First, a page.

Tuesday, January 24, 2012

Montana Constitutional Amendment Re: Initiatives

We all know how initiatives are treated by the Idaho Legislature.  The last time around was TERM LIMITS passed by the people and promptly disposed of in the first ten minutes of session.  The good people of Montana are fed up with such antics by their legislature and are going for a Montana Constitutional amendment.  Here it is and it would be a good one for Idahoans to put forward:



Section 1. Article III, section 4, of The Constitution of the State of Montana is amended to read:
“Section 4. Initiative. (1) The people may enact laws by initiative on all matters except appropriations of money and local or special laws.
(2) Initiative petitions must contain the full text of the proposed measure, shall be signed by at least five percent of the qualified electors in each of at least one-half of the counties and the total number of signers must be at least five percent of the total qualified electors of the state. Petitions shall be filed with the secretary of state at least three months prior to the election at which the measure will be voted upon.
(3) The sufficiency of the initiative petition shall not be questioned after the election is held.
(4) The people reserve to themselves the powers to repeal or amend all laws passed by initiative.
(5) The legislature may not amend or repeal an initiative statute except by another statute that becomes effective only when approved by the electors unless the initiative statute permits amendment or repeal without the approval of the electorate.”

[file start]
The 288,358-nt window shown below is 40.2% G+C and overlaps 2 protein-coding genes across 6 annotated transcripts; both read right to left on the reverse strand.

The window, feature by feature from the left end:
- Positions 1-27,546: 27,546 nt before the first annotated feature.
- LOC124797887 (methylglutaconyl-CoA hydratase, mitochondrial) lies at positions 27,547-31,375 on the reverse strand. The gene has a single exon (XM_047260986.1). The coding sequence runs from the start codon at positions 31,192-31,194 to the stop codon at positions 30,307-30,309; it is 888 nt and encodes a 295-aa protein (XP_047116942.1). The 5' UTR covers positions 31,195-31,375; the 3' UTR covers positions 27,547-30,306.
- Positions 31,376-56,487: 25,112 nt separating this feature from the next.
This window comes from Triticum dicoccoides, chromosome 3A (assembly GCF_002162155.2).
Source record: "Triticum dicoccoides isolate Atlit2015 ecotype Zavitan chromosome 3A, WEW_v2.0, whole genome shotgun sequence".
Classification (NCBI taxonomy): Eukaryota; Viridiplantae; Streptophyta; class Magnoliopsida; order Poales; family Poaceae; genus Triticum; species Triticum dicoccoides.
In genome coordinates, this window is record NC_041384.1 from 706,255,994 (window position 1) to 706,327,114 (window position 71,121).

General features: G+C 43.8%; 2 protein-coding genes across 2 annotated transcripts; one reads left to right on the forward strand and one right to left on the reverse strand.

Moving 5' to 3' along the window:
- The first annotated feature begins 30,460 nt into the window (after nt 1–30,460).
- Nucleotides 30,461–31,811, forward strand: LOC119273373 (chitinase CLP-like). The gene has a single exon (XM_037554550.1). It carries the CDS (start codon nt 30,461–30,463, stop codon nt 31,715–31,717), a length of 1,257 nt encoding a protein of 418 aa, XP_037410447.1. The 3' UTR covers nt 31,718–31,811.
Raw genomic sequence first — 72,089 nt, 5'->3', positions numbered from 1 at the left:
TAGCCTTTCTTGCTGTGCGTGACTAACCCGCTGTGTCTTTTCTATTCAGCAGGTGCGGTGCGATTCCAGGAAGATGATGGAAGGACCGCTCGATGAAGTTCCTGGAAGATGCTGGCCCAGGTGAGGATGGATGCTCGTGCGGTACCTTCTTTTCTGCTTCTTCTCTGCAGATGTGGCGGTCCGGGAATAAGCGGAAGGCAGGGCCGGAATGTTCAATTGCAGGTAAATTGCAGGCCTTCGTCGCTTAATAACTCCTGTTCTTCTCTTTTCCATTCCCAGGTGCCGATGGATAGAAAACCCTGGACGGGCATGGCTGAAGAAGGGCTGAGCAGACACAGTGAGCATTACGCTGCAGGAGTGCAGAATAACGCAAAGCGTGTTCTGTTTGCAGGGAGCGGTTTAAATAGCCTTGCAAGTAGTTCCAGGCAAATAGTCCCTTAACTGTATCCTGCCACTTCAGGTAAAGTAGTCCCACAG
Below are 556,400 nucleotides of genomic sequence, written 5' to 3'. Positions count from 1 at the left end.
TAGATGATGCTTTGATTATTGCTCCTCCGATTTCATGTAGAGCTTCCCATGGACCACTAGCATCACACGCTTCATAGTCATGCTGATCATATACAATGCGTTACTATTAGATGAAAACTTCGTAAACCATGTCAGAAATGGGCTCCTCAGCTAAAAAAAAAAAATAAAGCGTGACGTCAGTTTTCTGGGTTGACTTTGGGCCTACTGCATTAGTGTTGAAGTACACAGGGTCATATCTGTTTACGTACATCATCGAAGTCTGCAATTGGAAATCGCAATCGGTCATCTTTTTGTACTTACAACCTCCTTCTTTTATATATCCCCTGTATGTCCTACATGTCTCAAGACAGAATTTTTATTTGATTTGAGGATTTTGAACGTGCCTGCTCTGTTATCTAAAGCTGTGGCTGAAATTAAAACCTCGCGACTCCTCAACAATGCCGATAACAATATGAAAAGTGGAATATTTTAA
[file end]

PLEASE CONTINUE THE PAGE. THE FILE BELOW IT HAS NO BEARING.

A like effort in Idaho would put a stop to what happened to our last effort to implement term limits. 

 The photo in this post was taken in the Montana House chamber.  The painting is a C. M. Russel and all the furnishings are original dating back to the days of statehood formation.  The wolf-dog was put their by Mr. Russel as he did not like the Speaker of the House.  The Speaker was left-handed and every time he looked over his shoulder he saw that snarling dog

Saturday, January 21, 2012

42 Months Magic PERSI Number For Idaho Legislators

I pulled the following out of the Idaho Freedom Foundation Pork Report for 2012.  Legislators can reap dramatic returns if they can get appointed to a full time job and here are some examples:

 December, former Sen. Joe Stegner, R-Lewiston, took a post as head lobbyist of the University of Idaho, a post paying $124,000 annually.
If Stegner stays on the job at least 42 months, he can jump his public
pension at least tenfold. If Stegner had simply retired at the end of next
year – his 14th year in the Legislature – he would receive a pension
payout of about $373 per month, or a $4,480 annually.  If Stegner stays
with the school 42 months at his starting wage, his pension payout will
increase to approximately $3,410 a month, or $40,920 annually.

In June, former Rep. Debbie Field showed the other end of the problem
as she exited her post as the head of the Office of Drug Policy. Field,
who served 10 years in the Legislature, was paid $74,000 as head of the
office. She retired after 43 months in the position, barely clearing the 42-month
threshold. Had she retired when she lost her re-election race in 2006, her legislative
pension would have amounted to about $443 per month, or
approximately $5,316 a year. With her legislative and drug policy
months combined in the retirement system, her pension will be more
than four times higher at $1,921 a month, or $23,052 annually 

Former Sen. Pro Tem Bob Geddes will also get a spiked pension if he
stays on as chairman of the oversight board at the Idaho State Tax
Commission for more than 42 months. Gov. Butch Otter tapped Geddes
for the post, which pays $85,000 annually, in January. Geddes can
spike his pension by more than $2,500 a month – or more than $30,000